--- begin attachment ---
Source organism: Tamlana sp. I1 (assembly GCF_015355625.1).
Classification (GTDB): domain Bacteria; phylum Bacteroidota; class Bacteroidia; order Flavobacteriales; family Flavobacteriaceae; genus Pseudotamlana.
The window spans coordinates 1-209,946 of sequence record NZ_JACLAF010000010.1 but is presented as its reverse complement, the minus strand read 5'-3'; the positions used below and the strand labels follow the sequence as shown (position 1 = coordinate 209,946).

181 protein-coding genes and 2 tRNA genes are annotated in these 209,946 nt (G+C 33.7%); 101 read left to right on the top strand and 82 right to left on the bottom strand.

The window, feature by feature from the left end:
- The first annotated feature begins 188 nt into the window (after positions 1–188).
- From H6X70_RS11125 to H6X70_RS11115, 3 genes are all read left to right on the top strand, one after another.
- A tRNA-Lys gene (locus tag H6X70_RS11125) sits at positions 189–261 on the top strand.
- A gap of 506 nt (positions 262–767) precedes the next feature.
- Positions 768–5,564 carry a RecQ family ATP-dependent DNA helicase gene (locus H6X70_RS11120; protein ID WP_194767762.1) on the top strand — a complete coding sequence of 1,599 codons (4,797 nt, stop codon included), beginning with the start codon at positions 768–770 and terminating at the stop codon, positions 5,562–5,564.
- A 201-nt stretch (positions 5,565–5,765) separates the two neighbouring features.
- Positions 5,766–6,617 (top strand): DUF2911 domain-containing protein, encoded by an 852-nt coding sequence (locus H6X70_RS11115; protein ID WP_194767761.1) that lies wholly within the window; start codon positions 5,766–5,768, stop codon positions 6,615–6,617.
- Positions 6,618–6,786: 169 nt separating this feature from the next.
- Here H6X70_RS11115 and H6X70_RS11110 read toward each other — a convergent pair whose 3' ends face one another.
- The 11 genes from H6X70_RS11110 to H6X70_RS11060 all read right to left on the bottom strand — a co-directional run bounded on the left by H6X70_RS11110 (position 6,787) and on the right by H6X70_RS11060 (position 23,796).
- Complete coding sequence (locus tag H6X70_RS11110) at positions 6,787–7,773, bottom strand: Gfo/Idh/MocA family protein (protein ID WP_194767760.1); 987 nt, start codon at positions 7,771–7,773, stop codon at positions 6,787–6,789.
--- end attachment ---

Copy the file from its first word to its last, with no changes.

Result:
Source organism: Tamlana sp. I1 (assembly GCF_015355625.1).
Classification (GTDB): domain Bacteria; phylum Bacteroidota; class Bacteroidia; order Flavobacteriales; family Flavobacteriaceae; genus Pseudotamlana.
The window spans coordinates 1-209,946 of sequence record NZ_JACLAF010000010.1 but is presented as its reverse complement, the minus strand read 5'-3'; the positions used below and the strand labels follow the sequence as shown (position 1 = coordinate 209,946).

181 protein-coding genes and 2 tRNA genes are annotated in these 209,946 nt (G+C 33.7%); 101 read left to right on the top strand and 82 right to left on the bottom strand.

The window, feature by feature from the left end:
- The first annotated feature begins 188 nt into the window (after positions 1–188).
- From H6X70_RS11125 to H6X70_RS11115, 3 genes are all read left to right on the top strand, one after another.
- A tRNA-Lys gene (locus tag H6X70_RS11125) sits at positions 189–261 on the top strand.
- A gap of 506 nt (positions 262–767) precedes the next feature.
- Positions 768–5,564 carry a RecQ family ATP-dependent DNA helicase gene (locus H6X70_RS11120; protein ID WP_194767762.1) on the top strand — a complete coding sequence of 1,599 codons (4,797 nt, stop codon included), beginning with the start codon at positions 768–770 and terminating at the stop codon, positions 5,562–5,564.
- A 201-nt stretch (positions 5,565–5,765) separates the two neighbouring features.
- Positions 5,766–6,617 (top strand): DUF2911 domain-containing protein, encoded by an 852-nt coding sequence (locus H6X70_RS11115; protein ID WP_194767761.1) that lies wholly within the window; start codon positions 5,766–5,768, stop codon positions 6,615–6,617.
- Positions 6,618–6,786: 169 nt separating this feature from the next.
- Here H6X70_RS11115 and H6X70_RS11110 read toward each other — a convergent pair whose 3' ends face one another.
- The 11 genes from H6X70_RS11110 to H6X70_RS11060 all read right to left on the bottom strand — a co-directional run bounded on the left by H6X70_RS11110 (position 6,787) and on the right by H6X70_RS11060 (position 23,796).
- Complete coding sequence (locus tag H6X70_RS11110) at positions 6,787–7,773, bottom strand: Gfo/Idh/MocA family protein (protein ID WP_194767760.1); 987 nt, start codon at positions 7,771–7,773, stop codon at positions 6,787–6,789.